Enneagram for business: How could personality typology help at the workplace?

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Since time, immemorial human beings have been fascinated by understanding themselves and others. From analyzing their personalities through horoscopes to studying psychology, they have exerted many attempts to comprehend their own selves, their motivations and their behaviors as well as those of others. The question of why people do what they do is a core one that has perplexed several generations of psychiatrists and psychologists.

The Enneagram, as a model of the human psyche, was first invented in 1915 by the philosopher George Gurdjieff and came to the world in the 1960s through the teachings of Oscar Ichazo- also a philosopher- and Claudio Naranjo, a psychiatrist followed by several stages of development until it reached its current model. Enneagram is a culmination of numerous efforts to offer a rich map of personal development and self-awareness and highlights the set of coping mechanisms humans use to protect themselves.

Why are personality types relevant?

For many decades, type theories of personality have been very popular among managers and across organizations. For instance, the Myers Briggs type indicator (MBTI) has been the most widely used personality typing tool in the world with more than 3.5 million assessments administered each year. MBTI is a typology system that identifies the behavior and the character traits of individuals based on four categories: introversion versus extraversion, sensing versus intuition, thinking versus feeling, and judging versus perceiving. It classifies personalities into 16 types indicating differing psychological preferences in how people view the world and make decisions. According to Forbes, 80 percent of Fortune 100 companies use MBTI as a tool of self-awareness enabling employees to realize their full potential and be more effective in the workplace.

However, the Enneagram tends to be more complex in the sense that it uses a unique pattern of traits, behavior and implicit motives in distinguishing the personality types. It also explores the instinctual biases that determines people’s behavior and what individuals tend to focus on at work, and not just how people judge and perceive the world as with the MBTI. While the MBTI could be regarded as a profile of oneself, Enneagram could be described as both the explicit and implicit layers of oneself. Enneagram typing creates a higher sense of self-awareness as it reveals the emotions and the motivations behind certain patterns of behavior that sub-consciously compel people to act in certain ways.

Enneagram as a distinct typology and the nine types

The Enneagram word comes from the Greek word ennea meaning nine and the word gramma meaning something drawn or a diagram. As a typology, the Enneagram defines nine distinct personality types, which are represented by the points on a geometric figure known as the Enneagram. The lines connecting the different points on the diagram reflect connections between the different types. It is common to find a little of yourself in all nine types, however there is only one type that is closest to you and represents your basic personality type.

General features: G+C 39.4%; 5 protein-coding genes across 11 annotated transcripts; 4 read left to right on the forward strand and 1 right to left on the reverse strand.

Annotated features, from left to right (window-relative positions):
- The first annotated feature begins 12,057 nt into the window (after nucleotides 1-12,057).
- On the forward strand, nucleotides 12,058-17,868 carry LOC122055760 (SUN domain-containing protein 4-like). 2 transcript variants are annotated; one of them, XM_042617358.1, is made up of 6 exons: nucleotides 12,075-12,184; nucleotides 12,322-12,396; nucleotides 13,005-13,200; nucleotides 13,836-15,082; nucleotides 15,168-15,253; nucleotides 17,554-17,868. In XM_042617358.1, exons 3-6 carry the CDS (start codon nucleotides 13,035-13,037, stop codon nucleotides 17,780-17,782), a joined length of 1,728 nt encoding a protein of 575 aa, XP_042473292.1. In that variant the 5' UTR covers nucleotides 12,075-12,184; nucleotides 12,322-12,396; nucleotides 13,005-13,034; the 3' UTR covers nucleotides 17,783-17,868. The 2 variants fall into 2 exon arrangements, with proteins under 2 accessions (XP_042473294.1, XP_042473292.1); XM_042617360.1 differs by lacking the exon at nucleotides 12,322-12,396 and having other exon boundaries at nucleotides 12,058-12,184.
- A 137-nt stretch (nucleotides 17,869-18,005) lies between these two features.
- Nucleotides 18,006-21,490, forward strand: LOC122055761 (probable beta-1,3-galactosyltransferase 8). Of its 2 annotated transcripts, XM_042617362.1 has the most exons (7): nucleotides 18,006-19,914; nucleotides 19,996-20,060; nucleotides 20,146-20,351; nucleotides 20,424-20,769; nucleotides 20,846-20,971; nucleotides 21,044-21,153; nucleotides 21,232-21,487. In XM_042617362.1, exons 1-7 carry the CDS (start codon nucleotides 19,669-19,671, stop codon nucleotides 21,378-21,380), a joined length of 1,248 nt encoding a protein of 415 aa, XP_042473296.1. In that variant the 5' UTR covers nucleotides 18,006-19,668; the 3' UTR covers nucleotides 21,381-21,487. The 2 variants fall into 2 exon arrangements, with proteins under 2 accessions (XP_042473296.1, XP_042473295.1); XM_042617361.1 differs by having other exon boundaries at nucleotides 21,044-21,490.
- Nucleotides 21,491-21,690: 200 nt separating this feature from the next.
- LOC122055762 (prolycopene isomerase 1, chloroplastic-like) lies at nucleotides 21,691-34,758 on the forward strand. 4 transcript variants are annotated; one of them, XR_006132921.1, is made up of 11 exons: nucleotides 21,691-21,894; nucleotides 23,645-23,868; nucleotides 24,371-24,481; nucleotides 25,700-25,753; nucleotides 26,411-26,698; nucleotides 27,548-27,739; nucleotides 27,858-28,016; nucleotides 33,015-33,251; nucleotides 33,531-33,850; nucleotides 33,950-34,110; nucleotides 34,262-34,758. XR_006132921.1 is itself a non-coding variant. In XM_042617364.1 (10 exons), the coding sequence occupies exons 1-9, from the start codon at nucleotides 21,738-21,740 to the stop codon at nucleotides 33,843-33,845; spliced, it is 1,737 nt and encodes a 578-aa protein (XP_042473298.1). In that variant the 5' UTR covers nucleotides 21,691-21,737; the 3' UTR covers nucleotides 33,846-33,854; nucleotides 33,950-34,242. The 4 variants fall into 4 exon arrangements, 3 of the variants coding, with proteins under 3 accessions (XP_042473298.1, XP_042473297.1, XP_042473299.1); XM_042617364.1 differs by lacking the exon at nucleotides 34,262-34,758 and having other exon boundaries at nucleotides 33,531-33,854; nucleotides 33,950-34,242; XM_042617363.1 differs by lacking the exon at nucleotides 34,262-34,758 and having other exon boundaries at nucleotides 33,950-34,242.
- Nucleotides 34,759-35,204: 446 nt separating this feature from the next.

There are numerous online Enneagram typing tests, however the best method for Enneagram typing involves three main steps. First having some background of the Enneagram theory and literature, second working with a mentor or an Enneagram coach to help in assessment and providing feedback, and finally obtaining insights from questionnaires preferably led by an Enneagram professional.

“Enneagram is a tool that teaches people emotional intelligence,” says Azza Elbendary, chief of human resources and administration officer at Palm Hills Developments. “It investigates the ‘why’ behind the specific behaviors that people reveal, and gives insight into what fundamentally stimulates and engages others in a very precise way. This leads to better interactions among people and enables more effective and functioning teams.”

Each of the nine personality types is characterized by a set of dominant characteristics and behaviors that are very distinct from the other eight types.

Source: https://www.enneagraminstitute.com

Enneagram for business: building teams.

As the Enneagram describes nine different human maps of interpreting and perceiving both people and events, understanding those nine viewpoints enables us to understand other people’s needs and motivations and thus enhances relationships on both the personal and the professional levels.

Enneagram has started to be used by big corporations as well as small businesses worldwide as an approach for leadership development, understanding the team dynamics, teams staffing and conflict resolution.

“We have worked with many corporations in understanding the Enneagram types of their employees, their motives and avoidances, their strengths, challenges and development areas,” says Dina El Badry, Enneagram master trainer and coach, and International Enneagram Association accredited professional. “This has tremendously improved the way the employees see and understand themselves as well as the relationships and team dynamics within the workplace,” she adds.